I meant to do a wrap-up post, but travel and poor connectivity intervened. Rob Carlson had a last post on the conference that I found intriguing, but I will content myself by pointing to Erika Check's news report on the meeting in Nature, and an editorial that accompanied it. Here's the nub of the argument:
Self-governance need not and should not be exclusive — it does not preclude other forms of governance, any more than the possession of conscience makes redundant the strictures of law. It is hard not to suspect that the problem with self-governance from the point of view of the letter-writers is that it could go some way to addressing potential problems that would make good campaigning issues.
The ability of human societies to modify and transform biological systems will increase more in this century than it has in the hundred centuries since the dawn of agriculture, regardless of whether the transformation unfolds under the rubric of 'synthetic biology'. Or, at least, we must hope that it will — as the only credible alternative is a future in which massive social upheaval, armed conflict or natural disaster halts the progress of scientific knowledge. The challenge is to foster a matching, or at least sufficient, increase in the wisdom and accountability with which these abilities are used.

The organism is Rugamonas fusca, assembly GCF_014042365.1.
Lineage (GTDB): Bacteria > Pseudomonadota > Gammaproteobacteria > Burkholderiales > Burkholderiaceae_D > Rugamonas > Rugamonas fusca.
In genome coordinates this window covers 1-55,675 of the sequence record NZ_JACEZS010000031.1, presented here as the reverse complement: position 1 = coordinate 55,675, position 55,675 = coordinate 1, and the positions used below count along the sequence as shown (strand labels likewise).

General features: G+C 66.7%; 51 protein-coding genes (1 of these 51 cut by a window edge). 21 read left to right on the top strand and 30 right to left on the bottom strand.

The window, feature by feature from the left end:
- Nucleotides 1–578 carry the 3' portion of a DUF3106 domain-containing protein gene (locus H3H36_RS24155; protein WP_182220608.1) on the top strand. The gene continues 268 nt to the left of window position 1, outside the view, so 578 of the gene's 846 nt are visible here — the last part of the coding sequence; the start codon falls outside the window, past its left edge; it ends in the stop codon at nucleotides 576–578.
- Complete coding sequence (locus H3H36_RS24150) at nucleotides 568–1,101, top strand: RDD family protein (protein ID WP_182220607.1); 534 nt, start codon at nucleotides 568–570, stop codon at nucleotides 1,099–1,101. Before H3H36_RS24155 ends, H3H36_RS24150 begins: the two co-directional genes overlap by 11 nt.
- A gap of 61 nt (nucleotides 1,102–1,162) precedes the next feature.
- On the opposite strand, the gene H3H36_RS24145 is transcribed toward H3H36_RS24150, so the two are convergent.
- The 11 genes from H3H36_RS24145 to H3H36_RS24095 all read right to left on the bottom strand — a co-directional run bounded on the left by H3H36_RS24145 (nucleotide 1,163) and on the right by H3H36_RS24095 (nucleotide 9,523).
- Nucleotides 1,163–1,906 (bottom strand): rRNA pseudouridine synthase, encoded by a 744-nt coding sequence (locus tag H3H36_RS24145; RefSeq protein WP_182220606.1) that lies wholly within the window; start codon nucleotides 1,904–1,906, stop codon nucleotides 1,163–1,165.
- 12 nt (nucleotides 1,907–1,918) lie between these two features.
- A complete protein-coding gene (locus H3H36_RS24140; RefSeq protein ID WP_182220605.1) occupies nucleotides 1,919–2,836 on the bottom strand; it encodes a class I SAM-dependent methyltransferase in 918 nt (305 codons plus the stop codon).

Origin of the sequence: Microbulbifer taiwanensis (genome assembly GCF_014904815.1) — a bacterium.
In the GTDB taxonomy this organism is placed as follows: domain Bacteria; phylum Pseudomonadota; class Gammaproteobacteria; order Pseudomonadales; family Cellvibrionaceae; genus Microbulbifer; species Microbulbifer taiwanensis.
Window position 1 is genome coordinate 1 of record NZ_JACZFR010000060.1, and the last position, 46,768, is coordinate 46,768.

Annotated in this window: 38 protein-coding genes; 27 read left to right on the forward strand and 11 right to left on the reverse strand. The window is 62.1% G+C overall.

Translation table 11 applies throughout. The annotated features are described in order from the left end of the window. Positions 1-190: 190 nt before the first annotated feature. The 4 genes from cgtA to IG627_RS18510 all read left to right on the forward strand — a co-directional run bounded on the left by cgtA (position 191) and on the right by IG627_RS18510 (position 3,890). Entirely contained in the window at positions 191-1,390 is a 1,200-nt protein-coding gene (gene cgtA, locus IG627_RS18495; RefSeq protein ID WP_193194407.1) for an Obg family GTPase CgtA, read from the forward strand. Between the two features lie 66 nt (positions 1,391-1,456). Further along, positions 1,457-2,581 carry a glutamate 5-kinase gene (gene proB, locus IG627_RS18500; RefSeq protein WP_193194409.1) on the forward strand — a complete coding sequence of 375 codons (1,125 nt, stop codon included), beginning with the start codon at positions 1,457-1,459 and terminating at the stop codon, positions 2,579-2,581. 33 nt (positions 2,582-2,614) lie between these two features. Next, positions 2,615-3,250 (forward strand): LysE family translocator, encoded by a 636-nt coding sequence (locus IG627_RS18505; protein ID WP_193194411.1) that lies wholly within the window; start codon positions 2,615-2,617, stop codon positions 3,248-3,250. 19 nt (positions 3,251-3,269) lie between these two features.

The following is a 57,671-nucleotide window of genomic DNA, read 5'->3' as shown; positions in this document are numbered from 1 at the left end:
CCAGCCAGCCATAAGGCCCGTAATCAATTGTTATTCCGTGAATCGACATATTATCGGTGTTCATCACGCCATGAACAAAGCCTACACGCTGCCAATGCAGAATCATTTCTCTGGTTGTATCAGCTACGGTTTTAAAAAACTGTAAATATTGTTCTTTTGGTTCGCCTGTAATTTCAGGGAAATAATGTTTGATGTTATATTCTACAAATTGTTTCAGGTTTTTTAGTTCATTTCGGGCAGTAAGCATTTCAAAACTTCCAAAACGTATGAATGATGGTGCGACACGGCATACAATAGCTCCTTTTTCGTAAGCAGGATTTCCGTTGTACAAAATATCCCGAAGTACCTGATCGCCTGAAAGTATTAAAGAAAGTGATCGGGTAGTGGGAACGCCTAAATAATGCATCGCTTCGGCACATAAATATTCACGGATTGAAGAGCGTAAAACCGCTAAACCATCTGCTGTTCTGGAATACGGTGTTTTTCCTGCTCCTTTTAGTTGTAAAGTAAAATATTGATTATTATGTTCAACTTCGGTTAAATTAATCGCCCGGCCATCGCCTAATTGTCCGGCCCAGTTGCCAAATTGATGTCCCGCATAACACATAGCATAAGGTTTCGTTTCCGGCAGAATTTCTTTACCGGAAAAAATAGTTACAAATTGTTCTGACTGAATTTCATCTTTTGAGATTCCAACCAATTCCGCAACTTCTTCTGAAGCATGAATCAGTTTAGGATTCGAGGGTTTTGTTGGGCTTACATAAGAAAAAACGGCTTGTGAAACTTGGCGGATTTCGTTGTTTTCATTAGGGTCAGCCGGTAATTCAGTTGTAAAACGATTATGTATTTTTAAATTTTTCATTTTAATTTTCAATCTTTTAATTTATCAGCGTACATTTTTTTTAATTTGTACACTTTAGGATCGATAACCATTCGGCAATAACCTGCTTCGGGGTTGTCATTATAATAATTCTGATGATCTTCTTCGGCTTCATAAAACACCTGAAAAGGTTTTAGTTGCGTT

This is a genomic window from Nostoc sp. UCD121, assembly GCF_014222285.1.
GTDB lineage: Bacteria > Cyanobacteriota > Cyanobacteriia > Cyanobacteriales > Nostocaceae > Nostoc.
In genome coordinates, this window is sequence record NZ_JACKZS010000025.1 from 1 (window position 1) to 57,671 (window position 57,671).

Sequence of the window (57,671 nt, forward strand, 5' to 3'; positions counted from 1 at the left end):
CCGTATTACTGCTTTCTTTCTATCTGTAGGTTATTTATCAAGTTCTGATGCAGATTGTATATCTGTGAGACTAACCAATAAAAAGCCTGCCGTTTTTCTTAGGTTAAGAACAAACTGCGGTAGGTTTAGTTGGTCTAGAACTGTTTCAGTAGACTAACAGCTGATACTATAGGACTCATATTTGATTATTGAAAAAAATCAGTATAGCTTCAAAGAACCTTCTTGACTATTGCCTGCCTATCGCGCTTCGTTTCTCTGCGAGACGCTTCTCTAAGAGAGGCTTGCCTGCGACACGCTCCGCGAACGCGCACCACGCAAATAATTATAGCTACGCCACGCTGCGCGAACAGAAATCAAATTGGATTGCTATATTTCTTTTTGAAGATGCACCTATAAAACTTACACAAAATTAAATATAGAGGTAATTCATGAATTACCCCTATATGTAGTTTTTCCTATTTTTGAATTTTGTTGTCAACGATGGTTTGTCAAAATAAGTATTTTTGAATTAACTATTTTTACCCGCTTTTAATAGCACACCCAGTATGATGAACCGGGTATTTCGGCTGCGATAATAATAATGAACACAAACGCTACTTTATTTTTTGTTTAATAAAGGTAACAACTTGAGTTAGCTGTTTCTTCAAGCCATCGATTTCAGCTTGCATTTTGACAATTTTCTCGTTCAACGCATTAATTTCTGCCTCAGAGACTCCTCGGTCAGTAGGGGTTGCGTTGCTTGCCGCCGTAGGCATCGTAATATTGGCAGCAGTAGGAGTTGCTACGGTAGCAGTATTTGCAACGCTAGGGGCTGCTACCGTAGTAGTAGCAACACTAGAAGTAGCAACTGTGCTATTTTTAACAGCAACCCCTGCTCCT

That challenge will require changes in the law and customs, in ideology and theology, and in education and economics. No scientific community can be expected to shoulder all that on its own, and nor should it. Scientists who are alive to the possibilities of change, anxious to keep their house in order and be seen to be doing so, and keen to discuss the issues with the world, are part of the solution, not part of the problem.
Update: I'm informed by the excellent Kevin Costa that the webcast of the SB2.0 talks is now archived for online viewing here, and will soon be added to Google Video for podcasting. The community declaration, which is still a work in progress as of June 13th, can be viewed here.